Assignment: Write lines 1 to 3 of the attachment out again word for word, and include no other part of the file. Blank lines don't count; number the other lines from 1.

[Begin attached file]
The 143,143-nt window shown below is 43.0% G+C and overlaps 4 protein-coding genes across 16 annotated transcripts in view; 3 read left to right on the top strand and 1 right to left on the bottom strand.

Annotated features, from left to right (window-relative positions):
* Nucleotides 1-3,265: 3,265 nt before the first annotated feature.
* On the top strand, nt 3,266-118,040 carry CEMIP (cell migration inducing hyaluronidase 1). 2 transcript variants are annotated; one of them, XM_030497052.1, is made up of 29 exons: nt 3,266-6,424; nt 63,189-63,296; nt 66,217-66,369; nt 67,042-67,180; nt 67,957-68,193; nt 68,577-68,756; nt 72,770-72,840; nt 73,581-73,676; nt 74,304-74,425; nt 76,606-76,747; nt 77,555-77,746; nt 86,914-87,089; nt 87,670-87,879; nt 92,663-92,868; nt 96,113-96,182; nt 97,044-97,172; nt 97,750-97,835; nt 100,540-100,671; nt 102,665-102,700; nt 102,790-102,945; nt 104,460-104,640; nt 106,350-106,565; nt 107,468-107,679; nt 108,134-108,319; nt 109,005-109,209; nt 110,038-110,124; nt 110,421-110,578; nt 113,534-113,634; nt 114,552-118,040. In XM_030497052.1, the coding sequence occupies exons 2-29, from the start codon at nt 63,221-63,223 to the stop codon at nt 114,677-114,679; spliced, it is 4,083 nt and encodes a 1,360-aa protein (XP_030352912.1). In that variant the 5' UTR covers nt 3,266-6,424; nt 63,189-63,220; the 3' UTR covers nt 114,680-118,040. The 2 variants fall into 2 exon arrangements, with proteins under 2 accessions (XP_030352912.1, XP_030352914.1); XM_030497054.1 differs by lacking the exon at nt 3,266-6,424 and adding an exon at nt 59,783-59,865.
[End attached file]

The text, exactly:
The 143,143-nt window shown below is 43.0% G+C and overlaps 4 protein-coding genes across 16 annotated transcripts in view; 3 read left to right on the top strand and 1 right to left on the bottom strand.

Annotated features, from left to right (window-relative positions):
* Nucleotides 1-3,265: 3,265 nt before the first annotated feature.